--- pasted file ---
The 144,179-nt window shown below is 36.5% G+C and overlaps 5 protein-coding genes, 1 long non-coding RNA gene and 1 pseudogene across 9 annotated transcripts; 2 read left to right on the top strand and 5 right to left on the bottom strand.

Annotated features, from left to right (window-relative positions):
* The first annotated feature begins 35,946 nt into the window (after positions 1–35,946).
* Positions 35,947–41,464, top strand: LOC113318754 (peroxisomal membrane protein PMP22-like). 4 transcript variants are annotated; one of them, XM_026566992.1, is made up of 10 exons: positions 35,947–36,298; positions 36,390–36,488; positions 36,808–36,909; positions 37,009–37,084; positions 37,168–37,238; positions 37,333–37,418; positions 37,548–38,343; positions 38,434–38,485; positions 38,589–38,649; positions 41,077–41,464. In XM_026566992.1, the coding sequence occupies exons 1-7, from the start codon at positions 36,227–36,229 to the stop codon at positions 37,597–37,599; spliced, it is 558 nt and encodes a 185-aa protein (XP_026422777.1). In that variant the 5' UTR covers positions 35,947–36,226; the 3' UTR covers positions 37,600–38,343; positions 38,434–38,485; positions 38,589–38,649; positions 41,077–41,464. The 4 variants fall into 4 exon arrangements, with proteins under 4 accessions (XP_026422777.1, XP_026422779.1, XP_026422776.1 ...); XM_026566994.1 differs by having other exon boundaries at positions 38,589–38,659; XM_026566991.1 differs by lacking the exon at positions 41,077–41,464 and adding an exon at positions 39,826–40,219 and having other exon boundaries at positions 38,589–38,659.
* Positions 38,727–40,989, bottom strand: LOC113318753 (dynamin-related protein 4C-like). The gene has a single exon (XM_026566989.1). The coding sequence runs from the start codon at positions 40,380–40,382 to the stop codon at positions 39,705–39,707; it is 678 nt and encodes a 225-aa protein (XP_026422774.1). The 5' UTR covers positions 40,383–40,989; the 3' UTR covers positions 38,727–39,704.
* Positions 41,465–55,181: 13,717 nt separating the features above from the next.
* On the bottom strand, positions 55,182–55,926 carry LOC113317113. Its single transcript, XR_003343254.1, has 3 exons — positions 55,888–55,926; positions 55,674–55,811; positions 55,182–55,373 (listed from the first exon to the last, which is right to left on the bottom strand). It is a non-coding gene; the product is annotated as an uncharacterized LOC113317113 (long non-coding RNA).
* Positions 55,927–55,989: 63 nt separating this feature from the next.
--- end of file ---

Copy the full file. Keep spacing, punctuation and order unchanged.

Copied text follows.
The 144,179-nt window shown below is 36.5% G+C and overlaps 5 protein-coding genes, 1 long non-coding RNA gene and 1 pseudogene across 9 annotated transcripts; 2 read left to right on the top strand and 5 right to left on the bottom strand.

Annotated features, from left to right (window-relative positions):
* The first annotated feature begins 35,946 nt into the window (after positions 1–35,946).
* Positions 35,947–41,464, top strand: LOC113318754 (peroxisomal membrane protein PMP22-like). 4 transcript variants are annotated; one of them, XM_026566992.1, is made up of 10 exons: positions 35,947–36,298; positions 36,390–36,488; positions 36,808–36,909; positions 37,009–37,084; positions 37,168–37,238; positions 37,333–37,418; positions 37,548–38,343; positions 38,434–38,485; positions 38,589–38,649; positions 41,077–41,464. In XM_026566992.1, the coding sequence occupies exons 1-7, from the start codon at positions 36,227–36,229 to the stop codon at positions 37,597–37,599; spliced, it is 558 nt and encodes a 185-aa protein (XP_026422777.1). In that variant the 5' UTR covers positions 35,947–36,226; the 3' UTR covers positions 37,600–38,343; positions 38,434–38,485; positions 38,589–38,649; positions 41,077–41,464. The 4 variants fall into 4 exon arrangements, with proteins under 4 accessions (XP_026422777.1, XP_026422779.1, XP_026422776.1 ...); XM_026566994.1 differs by having other exon boundaries at positions 38,589–38,659; XM_026566991.1 differs by lacking the exon at positions 41,077–41,464 and adding an exon at positions 39,826–40,219 and having other exon boundaries at positions 38,589–38,659.
* Positions 38,727–40,989, bottom strand: LOC113318753 (dynamin-related protein 4C-like). The gene has a single exon (XM_026566989.1). The coding sequence runs from the start codon at positions 40,380–40,382 to the stop codon at positions 39,705–39,707; it is 678 nt and encodes a 225-aa protein (XP_026422774.1). The 5' UTR covers positions 40,383–40,989; the 3' UTR covers positions 38,727–39,704.
* Positions 41,465–55,181: 13,717 nt separating the features above from the next.
* On the bottom strand, positions 55,182–55,926 carry LOC113317113. Its single transcript, XR_003343254.1, has 3 exons — positions 55,888–55,926; positions 55,674–55,811; positions 55,182–55,373 (listed from the first exon to the last, which is right to left on the bottom strand). It is a non-coding gene; the product is annotated as an uncharacterized LOC113317113 (long non-coding RNA).
* Positions 55,927–55,989: 63 nt separating this feature from the next.